Paleo is short for Paleolithic which has been around a long. It’s based on a diet the caveman ate who were hunters and gathers for their food base. Some people roll their eyes at the word “Paleo” and wonder is the Paleo diet good for you? Let’s find out…
People start the Paleo diet for different reasons. Therefore, there are different versions for different results. When you’re trying to get multiple sclerosis (MS) into remission you want to go as strict as possible. Because… the nervous system is one of the slowest to heal.
It sounds hard but it really isn’t.
History of Paleo
According to Wikipedia, gastroenterologist Walter Voegtlin created the Paleolithic diet in the 1970s. He suggested people should eat like our Paleolithic ancestors to be much healthier. But a hunter gather diet has been around much longer.
Roger McDougall a screenplay writer from the 1950s was eventually diagnosed with MS. He ended up blind and in a wheelchair within a few years. He decided to “stick to those foods which had been consumed by man since the very beginning.”
It took him years and determination but he was able to reverse his MS symptoms. He lived many years as a healthy person just by changing his diet. This is the story I first discovered that gave me hope after the worst MS attack I’d ever experienced.
Loren Cordain termed the word “Paleo” with his book The Paleo Diet, released in 2001. Today there are many different versions of his original diet. Removing processed foods for natural foods is still the base of each version.
Paleo Foods Allowed
When you first begin the Paleo diet it can seem a little overwhelming. No more fast foods, boxed meals, or pizza nights. Instead, you need to make your meals from whole nutritious foods.
Keeping things simple you’ll avoid additives and other toxins in your food. Limit carbohydrates to keep your blood sugar levels to a normal level. Choose vegetables as your main meal, eat 6-9 cups each day. Increase your omega-3 fats to help your heart, nervous system and to repair your myelin.
Foods to eat:
- Wild-caught fish
- Grass-fed beef
- Pasture Raised Eggs
The Paleo diet eliminates processed foods which irritate the gut and cause inflammation. Researchers have recently linked too much bad bacteria in the guts of people with MS.
Eating a Paleo diet removes the inflammation and rebalance the bacteria. It returns your body back to its healthy state.
Grains, dairy, legumes, sugar, and vegetable oils didn’t exist during the caveman era. Our digestive system hasn’t kept up with the pace of the modern man. These processed foods are contributing to our unhealthy bodies.
The standard American diet is high in processed foods, GMOs, unhealthy fats. They are low in nutrients, vitamins, and minerals. We are a wealthy country of sick and malnourished people.
Paleo foods are anti-inflammatory by providing foods which are high in antioxidants. By removing inflammatory foods our bodies are able to start healing and you begin to feel better.
Triggers to MS:
→ Diet (processed foods, refined sugar, refined carbs, food allergies, etc.)
→ Infections (Candida, viruses, bacteria, and parasites)
→ Environmental Toxins (heavy metals, mold, pesticides, plastics, etc.)
→ Chronic Stress
Benefits of the Paleo Diet
What makes the Paleo diet such a nutrient dense diet is the type of foods you eat. Fresh local organic vegetables have more vitamins than GMO vegetables. Grass-fed beef contains more omega-3 essential fatty acids than grain fed beef.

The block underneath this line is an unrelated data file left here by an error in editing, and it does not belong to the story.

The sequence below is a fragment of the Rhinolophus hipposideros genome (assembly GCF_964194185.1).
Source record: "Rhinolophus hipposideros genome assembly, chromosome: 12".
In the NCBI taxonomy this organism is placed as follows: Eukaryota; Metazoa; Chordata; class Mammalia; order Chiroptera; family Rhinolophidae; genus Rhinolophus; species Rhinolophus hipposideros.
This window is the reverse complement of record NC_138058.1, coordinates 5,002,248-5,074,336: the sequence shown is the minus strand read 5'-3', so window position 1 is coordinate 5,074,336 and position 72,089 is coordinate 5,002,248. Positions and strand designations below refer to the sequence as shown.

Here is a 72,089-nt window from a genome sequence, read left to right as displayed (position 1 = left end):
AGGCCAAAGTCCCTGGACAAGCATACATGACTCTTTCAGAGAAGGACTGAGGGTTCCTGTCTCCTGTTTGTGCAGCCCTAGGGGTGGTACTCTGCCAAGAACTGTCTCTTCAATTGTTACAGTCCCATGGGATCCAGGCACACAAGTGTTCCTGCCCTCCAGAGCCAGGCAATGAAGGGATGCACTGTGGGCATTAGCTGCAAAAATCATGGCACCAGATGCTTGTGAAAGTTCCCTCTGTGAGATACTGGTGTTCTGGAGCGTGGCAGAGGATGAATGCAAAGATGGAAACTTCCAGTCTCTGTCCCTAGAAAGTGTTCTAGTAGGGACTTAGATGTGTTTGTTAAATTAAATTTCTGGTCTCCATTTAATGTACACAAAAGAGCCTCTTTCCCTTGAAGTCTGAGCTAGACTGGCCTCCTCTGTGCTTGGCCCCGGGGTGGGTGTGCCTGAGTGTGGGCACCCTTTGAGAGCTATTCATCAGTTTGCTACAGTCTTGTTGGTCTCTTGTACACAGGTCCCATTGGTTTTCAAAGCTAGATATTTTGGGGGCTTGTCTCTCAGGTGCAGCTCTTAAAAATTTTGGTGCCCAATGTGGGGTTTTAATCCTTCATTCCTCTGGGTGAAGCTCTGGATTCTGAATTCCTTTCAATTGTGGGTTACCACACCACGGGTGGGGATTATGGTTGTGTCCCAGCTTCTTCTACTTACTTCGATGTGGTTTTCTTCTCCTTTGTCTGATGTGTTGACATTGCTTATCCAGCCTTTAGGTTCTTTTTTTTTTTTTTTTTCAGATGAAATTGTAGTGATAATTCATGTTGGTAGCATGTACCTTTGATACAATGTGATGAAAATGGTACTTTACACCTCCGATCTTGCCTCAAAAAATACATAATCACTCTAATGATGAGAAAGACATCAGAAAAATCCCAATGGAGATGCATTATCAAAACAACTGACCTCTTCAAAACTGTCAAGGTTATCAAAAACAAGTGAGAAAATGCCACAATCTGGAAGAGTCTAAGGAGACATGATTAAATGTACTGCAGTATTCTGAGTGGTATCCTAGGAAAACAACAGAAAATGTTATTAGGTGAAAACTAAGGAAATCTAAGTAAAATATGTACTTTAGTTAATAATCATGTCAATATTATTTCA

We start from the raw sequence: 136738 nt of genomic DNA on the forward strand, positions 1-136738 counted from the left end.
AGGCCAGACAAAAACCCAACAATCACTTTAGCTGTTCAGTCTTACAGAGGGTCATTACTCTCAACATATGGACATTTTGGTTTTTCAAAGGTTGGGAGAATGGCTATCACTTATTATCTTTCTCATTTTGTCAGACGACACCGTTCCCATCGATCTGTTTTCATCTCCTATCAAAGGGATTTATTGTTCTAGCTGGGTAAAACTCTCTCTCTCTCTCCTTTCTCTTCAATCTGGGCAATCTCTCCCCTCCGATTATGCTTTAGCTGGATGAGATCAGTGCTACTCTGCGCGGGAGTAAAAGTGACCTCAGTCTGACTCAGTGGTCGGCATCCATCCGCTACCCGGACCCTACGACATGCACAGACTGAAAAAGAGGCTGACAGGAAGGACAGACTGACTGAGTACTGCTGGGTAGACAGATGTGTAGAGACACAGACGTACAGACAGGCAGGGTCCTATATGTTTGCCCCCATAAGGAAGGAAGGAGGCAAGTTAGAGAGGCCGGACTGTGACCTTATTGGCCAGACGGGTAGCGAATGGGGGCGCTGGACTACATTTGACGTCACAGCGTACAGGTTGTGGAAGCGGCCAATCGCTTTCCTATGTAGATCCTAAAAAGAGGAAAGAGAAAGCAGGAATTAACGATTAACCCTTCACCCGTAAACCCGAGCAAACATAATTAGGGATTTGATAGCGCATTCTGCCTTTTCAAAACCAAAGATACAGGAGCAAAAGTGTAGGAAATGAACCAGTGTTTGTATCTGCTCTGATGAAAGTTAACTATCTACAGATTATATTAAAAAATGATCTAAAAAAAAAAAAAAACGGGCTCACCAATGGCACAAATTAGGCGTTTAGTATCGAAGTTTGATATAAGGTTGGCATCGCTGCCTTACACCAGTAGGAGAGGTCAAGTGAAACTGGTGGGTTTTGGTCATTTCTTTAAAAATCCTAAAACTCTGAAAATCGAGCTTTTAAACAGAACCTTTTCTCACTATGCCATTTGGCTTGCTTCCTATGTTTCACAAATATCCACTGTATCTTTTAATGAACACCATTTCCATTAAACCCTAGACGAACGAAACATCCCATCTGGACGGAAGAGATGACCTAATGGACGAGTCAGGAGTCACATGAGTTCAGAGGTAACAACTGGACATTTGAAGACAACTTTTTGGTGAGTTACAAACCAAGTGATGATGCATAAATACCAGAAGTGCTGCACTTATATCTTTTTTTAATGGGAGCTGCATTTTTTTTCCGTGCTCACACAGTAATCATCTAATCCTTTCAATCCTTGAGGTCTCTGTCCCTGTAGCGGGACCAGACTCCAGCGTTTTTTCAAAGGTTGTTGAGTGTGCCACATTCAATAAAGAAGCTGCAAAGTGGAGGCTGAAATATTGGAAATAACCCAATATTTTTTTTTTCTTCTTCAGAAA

People tend to think of the Paleo diet as a diet high in proteins, this isn’t the goal. The goal is to include a wide range of foods. Including vegetables, berries, healthy fats, and healthy proteins for their vitamins and minerals.
Removing grains, dairy, legumes, refined sugar, and processed foods improves your gut health. Plus, it’s amazing how much better food tastes. Real whole food also keeps you feeling full for a longer period of time.
Disadvantages of Paleo Eating
As far as your health goes, there really isn’t a disadvantage. People who start the Paleo diet discover they are losing weight. Plus, they are balancing their blood sugar without even trying. Unfortunately, for some people, they can’t afford to lose weight.
Keeping the weight on when you’re already thin becomes a real struggle. To keep from losing weight, add more healthy fats like coconut oil, coconut milk, avocados, etc.
Always keep food around to keep you from going hungry. Everyone is different so pay attention to your body. You need to figure out what works for you and alter the diet to fit your needs.
To learn more about healthy fats read: Healthy Fats Improve Your Health
Another disadvantage is the cost. Yes, organic food cost more but so is always being sick and taking lots of medications. Whole Foods recently lowered their prices on a lot of products. Plus, more store are carrying organic due to demand. Check out stores like Costco, Walmart, Kroger, even Target is carrying organic products.
The first thing you should do is clean out your refrigerator and pantry. Remove all processed foods, give them away or throw them away. Keep these tempting foods out of your reach. You know the old saying “out of sight – out of mind.”
Instead of focusing on what you can’t have focus on what you can have. Instead of pasta replace it with spaghetti squash or zucchini noodles. For sugar use natural sweeteners like honey, maple syrup, or stevia. Instead of rice blend some cauliflower to make cauliflower rice instead.
To learn more read: 12 Crucial Paleo Swaps for Cooking
Don’t let people discourage you, you are doing this for your health. For some people it’s quick but for most, it’s going to take awhile. MS didn’t show up overnight, it actually took years before your diagnoses.
Remember, this is not just a diet
it’s a lifestyle change for the better!